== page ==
Heal Your Church WebSite


Teaching, rebuking, correcting & training in righteous web design.

15 Trends Taking Shape In Logo Design

Sometimes you don’t need to write alot, to say alot. That’s how I sum up a short comment made by Jordon Cooper on his blog that read:

Most church logos are embarrasingly bad and awful to look at. Here are 15 trends in logo design to help you leave that 70′s looking letterhead in the dust.

logo for Redland Baptist Church, Rockville Maryland

Jordon and I couldn’t disagree more when it comes to issues of politics … but there is no denying the immense volumes of truth he has uttered about church logos.

Don’t believe me? Well just check out the globe-n-Cross, world-domination inset to the right. It’s an image of my own church’s logo created for us by a ‘professional graphic artist‘ back in 1998. Any wonder why I won’t include it on the Redland Baptist website? I mean, even if it wern’t so 70-ish, it’s too tall to effectively use online.

Now if I could just convince the staff over at Redland to make a change that would incorporate some of these trends.

7 Comments

  1. Part of the Ridge Point re-launch was a new logo. I got involved from the aspect of requirements from the web side of things, but quickly got burned out on the process.

    Design by committee is never fun, and logos seem to be the worst thing to try and get consensus on. Too much potential meaning in such a small little graphic!

    I was just happy to get one that didn’t have color requirements – the coloring will be context-sensitive, with some defaults if the context doesn’t lead the way (like a hanging sign).

    Now we just gotta figure out what to do with that big piece o’granite out in front of the building…;)

  2. BBC’s relaunch included a new “wordmark,” if I’m using the term correctly… although I assume logo means “word,” I tend to think of it as am image that invokes a word.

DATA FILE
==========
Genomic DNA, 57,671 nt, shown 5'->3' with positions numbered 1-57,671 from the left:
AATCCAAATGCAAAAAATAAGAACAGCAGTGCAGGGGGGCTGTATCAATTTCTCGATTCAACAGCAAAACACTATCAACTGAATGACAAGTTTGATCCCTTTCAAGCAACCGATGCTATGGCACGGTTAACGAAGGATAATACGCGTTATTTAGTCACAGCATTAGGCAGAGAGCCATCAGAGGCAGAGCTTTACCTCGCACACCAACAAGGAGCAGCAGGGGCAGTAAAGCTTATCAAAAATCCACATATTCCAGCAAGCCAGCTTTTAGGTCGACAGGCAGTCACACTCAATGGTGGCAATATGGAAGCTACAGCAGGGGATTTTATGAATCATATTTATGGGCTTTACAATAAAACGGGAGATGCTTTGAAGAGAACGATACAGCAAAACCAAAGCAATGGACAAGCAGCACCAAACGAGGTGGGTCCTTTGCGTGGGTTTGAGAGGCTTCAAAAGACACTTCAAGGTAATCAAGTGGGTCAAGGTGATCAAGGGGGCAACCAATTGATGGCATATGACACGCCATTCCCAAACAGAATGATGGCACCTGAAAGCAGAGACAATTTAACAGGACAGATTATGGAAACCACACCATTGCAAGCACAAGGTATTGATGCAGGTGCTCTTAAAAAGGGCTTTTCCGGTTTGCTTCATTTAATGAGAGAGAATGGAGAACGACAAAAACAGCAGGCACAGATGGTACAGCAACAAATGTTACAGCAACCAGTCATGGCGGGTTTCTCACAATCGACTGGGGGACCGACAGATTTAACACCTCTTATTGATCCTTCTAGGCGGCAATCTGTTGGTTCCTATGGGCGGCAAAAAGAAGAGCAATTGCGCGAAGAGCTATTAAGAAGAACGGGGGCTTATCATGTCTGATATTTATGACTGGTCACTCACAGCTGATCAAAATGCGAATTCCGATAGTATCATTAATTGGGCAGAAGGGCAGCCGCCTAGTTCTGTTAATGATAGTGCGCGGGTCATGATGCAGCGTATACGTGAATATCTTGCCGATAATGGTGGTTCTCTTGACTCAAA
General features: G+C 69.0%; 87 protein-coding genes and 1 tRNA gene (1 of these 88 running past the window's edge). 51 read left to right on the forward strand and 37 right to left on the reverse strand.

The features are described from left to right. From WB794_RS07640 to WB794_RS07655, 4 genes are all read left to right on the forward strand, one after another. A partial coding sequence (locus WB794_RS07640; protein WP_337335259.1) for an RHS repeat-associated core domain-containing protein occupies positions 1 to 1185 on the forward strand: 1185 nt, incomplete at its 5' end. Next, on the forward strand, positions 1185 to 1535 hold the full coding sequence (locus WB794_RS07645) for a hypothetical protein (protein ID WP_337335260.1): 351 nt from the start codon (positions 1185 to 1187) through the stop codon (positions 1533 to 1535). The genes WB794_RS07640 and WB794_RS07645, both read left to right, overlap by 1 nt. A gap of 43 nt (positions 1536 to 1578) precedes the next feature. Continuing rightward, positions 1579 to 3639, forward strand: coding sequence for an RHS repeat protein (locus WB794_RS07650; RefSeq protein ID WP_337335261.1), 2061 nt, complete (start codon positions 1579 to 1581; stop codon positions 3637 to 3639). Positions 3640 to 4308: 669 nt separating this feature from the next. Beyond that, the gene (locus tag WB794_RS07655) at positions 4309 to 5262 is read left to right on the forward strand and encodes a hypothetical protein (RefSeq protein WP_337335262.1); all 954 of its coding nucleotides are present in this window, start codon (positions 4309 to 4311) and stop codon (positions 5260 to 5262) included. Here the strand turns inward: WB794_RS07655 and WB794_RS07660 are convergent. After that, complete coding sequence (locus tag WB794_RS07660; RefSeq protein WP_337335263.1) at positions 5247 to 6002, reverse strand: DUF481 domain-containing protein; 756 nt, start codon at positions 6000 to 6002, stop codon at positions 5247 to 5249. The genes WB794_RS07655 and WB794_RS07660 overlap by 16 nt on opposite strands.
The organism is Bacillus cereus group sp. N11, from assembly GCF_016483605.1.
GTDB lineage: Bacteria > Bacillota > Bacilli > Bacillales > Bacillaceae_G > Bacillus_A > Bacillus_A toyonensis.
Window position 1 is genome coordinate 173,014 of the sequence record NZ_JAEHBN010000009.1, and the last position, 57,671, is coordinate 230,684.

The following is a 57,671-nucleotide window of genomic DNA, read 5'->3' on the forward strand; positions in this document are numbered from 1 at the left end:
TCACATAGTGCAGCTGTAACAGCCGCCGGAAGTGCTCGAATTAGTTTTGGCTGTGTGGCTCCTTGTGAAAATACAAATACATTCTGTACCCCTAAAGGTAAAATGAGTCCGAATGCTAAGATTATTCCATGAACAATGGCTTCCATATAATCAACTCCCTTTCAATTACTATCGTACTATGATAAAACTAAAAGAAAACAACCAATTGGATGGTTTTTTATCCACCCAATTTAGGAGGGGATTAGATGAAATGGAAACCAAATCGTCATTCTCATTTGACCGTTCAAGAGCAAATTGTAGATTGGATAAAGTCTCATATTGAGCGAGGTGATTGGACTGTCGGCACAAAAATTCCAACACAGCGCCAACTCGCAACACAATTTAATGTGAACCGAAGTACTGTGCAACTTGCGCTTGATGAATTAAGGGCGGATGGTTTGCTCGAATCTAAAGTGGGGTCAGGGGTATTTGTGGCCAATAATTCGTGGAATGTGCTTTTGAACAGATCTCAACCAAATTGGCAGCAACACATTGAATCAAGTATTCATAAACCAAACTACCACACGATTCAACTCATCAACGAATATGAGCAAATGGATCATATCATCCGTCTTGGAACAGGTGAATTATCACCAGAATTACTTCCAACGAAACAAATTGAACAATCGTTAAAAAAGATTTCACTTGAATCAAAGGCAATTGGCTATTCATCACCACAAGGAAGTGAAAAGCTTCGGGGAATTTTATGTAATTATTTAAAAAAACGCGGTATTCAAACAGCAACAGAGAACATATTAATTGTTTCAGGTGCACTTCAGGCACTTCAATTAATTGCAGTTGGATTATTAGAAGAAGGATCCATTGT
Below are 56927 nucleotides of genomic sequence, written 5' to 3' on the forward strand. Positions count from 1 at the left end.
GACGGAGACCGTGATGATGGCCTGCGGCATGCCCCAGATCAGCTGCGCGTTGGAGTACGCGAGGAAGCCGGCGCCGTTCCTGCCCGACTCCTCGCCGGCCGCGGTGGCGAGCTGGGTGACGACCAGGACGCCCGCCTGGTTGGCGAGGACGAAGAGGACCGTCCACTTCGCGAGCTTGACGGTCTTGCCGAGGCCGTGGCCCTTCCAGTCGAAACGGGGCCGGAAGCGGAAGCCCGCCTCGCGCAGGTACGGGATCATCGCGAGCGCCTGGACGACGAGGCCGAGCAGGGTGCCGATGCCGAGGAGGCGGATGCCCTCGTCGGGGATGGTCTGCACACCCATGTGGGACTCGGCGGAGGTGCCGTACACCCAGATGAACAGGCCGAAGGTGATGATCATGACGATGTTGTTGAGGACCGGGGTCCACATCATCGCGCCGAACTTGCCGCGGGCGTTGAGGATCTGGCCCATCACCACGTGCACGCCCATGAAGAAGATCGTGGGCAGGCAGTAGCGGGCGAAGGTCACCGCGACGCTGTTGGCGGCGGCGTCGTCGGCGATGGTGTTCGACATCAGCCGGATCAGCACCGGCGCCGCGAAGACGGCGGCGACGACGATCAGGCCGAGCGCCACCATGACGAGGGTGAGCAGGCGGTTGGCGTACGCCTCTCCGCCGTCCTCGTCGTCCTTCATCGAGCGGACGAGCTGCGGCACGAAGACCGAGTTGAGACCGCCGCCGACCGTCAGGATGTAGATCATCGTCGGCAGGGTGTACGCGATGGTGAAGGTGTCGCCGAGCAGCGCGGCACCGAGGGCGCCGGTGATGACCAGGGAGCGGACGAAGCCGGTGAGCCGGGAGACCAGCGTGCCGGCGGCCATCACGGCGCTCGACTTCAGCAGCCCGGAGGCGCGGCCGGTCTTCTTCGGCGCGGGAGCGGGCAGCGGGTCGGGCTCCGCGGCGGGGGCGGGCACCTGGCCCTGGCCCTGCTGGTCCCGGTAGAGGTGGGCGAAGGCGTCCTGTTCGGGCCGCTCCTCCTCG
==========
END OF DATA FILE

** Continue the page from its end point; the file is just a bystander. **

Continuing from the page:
.
    Methinks we have more of a “typeface” at http://burtonsvillebaptist.org than a logo…
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    I have a logo design in mind inspired by the three folks in the YahooGroups.com logo. I’ve made a feeble effort or two to get it created: it depicts our relationship to the cross, each other and to the lost world.
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    Here’s an interesting link on logo/wordmark usage:
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    http://www.3com.com/corpinfo/en_US/legal/trademark/corplogo.html
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    Take care,
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    - Frank
    - http://burtonsvillebaptist.org

  3. My church’s logo is too tall for a web header, too (its an image of our steeple). In putting just a basic website, it was a problem.

    Our denomination’s logo is often called “four men in a hot tub”, a play on our swedish heritage. I thought their variation on the logo using colors as cool, changing them into runners of different races.

    http://www.covchurch.org/cov/resources/download.html

    Is this ‘unity’ type design as tacky as globes?

  4. We spent quite a bit of time trying to come up with a logo that communicated something meaningful about what we are about. I think we ended up with something that is subtle but captures the essence of our church. I get comments that we should add animation to it or make it more ‘flashy’ but I like the theme that you hammer on over and over – ‘don’t distract from the content’..

  5. I still think that they’ve missed out on one logo design trend that will come in the future more and more; “the crest”. it’s coming and it’s middle ages! ;)

  6. I was recently privileged to serve on the communication committee for our church’s capital campaign with another church member, who is a graphics designer. The very first thing she did was design a logo for the campaign. It was used on all campaign communications. Very effective. Lessons learned: have a logo, use it consistantly, and get a pro to help you.
    .
    I love the four men in a hot tub logo! Our denomination’s logo (http://www.ucc.org/aboutus/ucclogo.htm) is way too wordy and complicated, IMO.
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    Our website logo (http://www.unitedchurch.org/cutout.jpg) is wordless. A much reduced, but still (barely) recognizable version is used as our favicon.